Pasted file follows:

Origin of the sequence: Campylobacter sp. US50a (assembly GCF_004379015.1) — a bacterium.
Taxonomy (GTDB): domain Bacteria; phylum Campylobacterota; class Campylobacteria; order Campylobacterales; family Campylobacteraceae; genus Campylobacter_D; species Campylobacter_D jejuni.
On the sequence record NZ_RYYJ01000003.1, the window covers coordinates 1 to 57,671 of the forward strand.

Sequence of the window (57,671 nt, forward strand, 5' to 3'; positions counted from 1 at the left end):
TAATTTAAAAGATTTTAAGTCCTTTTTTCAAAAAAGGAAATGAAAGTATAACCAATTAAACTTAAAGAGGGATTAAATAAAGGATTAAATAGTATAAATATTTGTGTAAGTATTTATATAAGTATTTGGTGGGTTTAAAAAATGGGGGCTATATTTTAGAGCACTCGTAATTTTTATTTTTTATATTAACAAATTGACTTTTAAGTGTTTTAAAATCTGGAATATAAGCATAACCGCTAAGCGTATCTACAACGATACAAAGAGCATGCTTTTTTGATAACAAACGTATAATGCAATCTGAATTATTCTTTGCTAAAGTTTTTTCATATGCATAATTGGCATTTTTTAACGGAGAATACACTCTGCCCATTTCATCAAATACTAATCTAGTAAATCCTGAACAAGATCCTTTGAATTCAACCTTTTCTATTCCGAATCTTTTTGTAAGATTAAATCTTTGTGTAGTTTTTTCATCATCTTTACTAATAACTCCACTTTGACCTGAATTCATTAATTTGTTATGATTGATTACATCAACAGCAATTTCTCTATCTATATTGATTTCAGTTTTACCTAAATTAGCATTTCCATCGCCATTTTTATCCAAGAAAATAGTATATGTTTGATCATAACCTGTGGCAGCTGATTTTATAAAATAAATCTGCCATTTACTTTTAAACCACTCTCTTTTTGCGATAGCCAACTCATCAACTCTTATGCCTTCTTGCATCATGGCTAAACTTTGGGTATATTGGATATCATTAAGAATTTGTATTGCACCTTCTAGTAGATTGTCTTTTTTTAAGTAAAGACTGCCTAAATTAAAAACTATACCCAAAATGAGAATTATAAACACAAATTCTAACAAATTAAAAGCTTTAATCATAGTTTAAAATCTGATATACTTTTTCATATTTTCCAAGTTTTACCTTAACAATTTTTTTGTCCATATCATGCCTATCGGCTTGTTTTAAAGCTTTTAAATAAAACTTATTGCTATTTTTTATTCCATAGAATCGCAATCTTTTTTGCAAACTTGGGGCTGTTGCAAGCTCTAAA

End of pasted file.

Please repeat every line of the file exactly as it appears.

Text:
Origin of the sequence: Campylobacter sp. US50a (assembly GCF_004379015.1) — a bacterium.
Taxonomy (GTDB): domain Bacteria; phylum Campylobacterota; class Campylobacteria; order Campylobacterales; family Campylobacteraceae; genus Campylobacter_D; species Campylobacter_D jejuni.
On the sequence record NZ_RYYJ01000003.1, the window covers coordinates 1 to 57,671 of the forward strand.

Sequence of the window (57,671 nt, forward strand, 5' to 3'; positions counted from 1 at the left end):
TAATTTAAAAGATTTTAAGTCCTTTTTTCAAAAAAGGAAATGAAAGTATAACCAATTAAACTTAAAGAGGGATTAAATAAAGGATTAAATAGTATAAATATTTGTGTAAGTATTTATATAAGTATTTGGTGGGTTTAAAAAATGGGGGCTATATTTTAGAGCACTCGTAATTTTTATTTTTTATATTAACAAATTGACTTTTAAGTGTTTTAAAATCTGGAATATAAGCATAACCGCTAAGCGTATCTACAACGATACAAAGAGCATGCTTTTTTGATAACAAACGTATAATGCAATCTGAATTATTCTTTGCTAAAGTTTTTTCATATGCATAATTGGCATTTTTTAACGGAGAATACACTCTGCCCATTTCATCAAATACTAATCTAGTAAATCCTGAACAAGATCCTTTGAATTCAACCTTTTCTATTCCGAATCTTTTTGTAAGATTAAATCTTTGTGTAGTTTTTTCATCATCTTTACTAATAACTCCACTTTGACCTGAATTCATTAATTTGTTATGATTGATTACATCAACAGCAATTTCTCTATCTATATTGATTTCAGTTTTACCTAAATTAGCATTTCCATCGCCATTTTTATCCAAGAAAATAGTATATGTTTGATCATAACCTGTGGCAGCTGATTTTATAAAATAAATCTGCCATTTACTTTTAAACCACTCTCTTTTTGCGATAGCCAACTCATCAACTCTTATGCCTTCTTGCATCATGGCTAAACTTTGGGTATATTGGATATCATTAAGAATTTGTATTGCACCTTCTAGTAGATTGTCTTTTTTTAAGTAAAGACTGCCTAAATTAAAAACTATACCCAAAATGAGAATTATAAACACAAATTCTAACAAATTAAAAGCTTTAATCATAGTTTAAAATCTGATATACTTTTTCATATTTTCCAAGTTTTACCTTAACAATTTTTTTGTCCATATCATGCCTATCGGCTTGTTTTAAAGCTTTTAAATAAAACTTATTGCTATTTTTTATTCCATAGAATCGCAATCTTTTTTGCAAACTTGGGGCTGTTGCAAGCTCTAAA